Former USC lineman Armstead sues school
Former USC football player Armond Armstead filed a lawsuit against the school and other defendants Thursday, claiming he received improperly administered painkilling injections that caused him to suffer a heart attack and hurt his chances for an NFL career.
The University Park Health Center and James Tibone, the Trojans’ team physician, and an unnamed pharmaceutical company also are named as defendants in a 38-page lawsuit that was filed in Los Angeles Superior Court.
The suit also claims that USC representatives concealed the injections from other physicians and also hindered Armstead’s attempt to transfer to another school for his senior season and to be drafted by an NFL team.
Damages sought are not specified, but Armstead’s attorney, Roger A. Dreyer, said in a phone interview that a high NFL draft pick could earn tens of millions over the course of a career.
“The issue is about accountability,” Dreyer said, “not how much it’s worth.”
USC declined to comment.
“It would be inappropriate at this time for USC to make a comment about the lawsuit,” the school said in a statement.
Armstead, a 6-foot-5, 298-pound defensive lineman, played for USC from 2008 to 2010. He sat out the 2011 season because the school would not clear him to play after he was briefly hospitalized in the spring. Neither Armstead nor USC officials would disclose his condition.
Armstead visited other schools to explore the possibility of playing his final season elsewhere. He decided to turn pro but was not selected in the NFL draft and was not signed as a free agent. He is playing for the Toronto Argonauts of the Canadian Football League.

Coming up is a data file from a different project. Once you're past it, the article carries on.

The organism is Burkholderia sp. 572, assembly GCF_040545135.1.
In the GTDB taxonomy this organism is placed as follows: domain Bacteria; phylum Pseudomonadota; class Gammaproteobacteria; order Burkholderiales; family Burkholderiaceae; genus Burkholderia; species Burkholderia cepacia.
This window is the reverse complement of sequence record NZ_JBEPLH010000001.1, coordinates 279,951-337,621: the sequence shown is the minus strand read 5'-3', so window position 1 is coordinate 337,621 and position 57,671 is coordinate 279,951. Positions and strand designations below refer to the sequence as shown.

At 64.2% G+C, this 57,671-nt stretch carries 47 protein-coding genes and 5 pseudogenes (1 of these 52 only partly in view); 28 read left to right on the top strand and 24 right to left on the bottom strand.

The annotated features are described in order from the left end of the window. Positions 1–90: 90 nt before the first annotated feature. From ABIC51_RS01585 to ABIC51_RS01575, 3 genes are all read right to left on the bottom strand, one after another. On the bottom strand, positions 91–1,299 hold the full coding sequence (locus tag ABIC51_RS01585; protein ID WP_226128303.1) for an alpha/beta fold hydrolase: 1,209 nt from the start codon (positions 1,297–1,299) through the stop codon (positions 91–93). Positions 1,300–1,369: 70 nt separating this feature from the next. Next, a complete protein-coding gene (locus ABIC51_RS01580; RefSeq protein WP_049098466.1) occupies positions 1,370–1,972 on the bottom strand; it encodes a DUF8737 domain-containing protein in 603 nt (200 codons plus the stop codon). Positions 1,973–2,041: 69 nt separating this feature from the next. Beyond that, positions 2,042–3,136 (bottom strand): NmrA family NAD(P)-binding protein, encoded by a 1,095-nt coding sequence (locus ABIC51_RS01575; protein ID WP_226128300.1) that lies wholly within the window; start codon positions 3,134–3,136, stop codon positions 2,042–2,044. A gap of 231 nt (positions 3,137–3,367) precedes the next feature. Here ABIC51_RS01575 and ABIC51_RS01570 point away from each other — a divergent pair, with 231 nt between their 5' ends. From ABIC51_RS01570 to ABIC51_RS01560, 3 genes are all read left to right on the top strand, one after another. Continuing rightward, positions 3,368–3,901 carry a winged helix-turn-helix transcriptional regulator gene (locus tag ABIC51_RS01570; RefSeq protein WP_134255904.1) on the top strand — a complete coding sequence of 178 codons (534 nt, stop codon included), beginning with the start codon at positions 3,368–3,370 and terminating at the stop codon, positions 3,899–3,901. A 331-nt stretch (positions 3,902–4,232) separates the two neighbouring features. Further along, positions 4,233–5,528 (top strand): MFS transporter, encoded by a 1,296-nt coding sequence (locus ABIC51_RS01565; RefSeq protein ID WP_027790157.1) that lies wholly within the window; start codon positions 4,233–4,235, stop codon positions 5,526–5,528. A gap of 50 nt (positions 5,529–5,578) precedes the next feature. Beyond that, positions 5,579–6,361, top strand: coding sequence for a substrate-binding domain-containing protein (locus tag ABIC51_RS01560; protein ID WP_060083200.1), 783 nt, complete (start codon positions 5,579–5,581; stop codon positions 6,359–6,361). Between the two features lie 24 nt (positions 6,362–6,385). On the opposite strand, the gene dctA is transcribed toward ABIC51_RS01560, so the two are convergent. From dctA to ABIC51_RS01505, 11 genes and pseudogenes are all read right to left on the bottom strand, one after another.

The lawsuit says that in 2009 and 2010 Armstead improperly received injections of Toradol — a nonsteroidal anti-inflammatory drug also known as Ketorolac — and that “Defendants made it clear” to Armstead that “these injections were mandatory,” the suit says.
“This is not something where Armond said, ‘I want an injection,'” Dreyer said.
The suit says Armstead began experiencing chest pain in early 2011 during workouts in preparation for spring practice. He went to University Park Health Center three times and was given injections twice.
The suit says Armstead was not informed he was receiving Toradol or any NSAIDs or warned of the risks, “including the risk of heart attack or stroke.”
On March 3, the suit says, USC University Hospital determined that Armstead had suffered “an acute anterior apical myocardial infarction,” and that the administrations of drugs “were a substantial factor in causing the myocardial infarction.”
The suit says that USC representatives concealed the Toradol injections from other physicians and that when Armstead sought to play at another school, the defendants, “obstructed, prevented or otherwise refused to permit or cooperate in any such transfer.”
— Gary Klein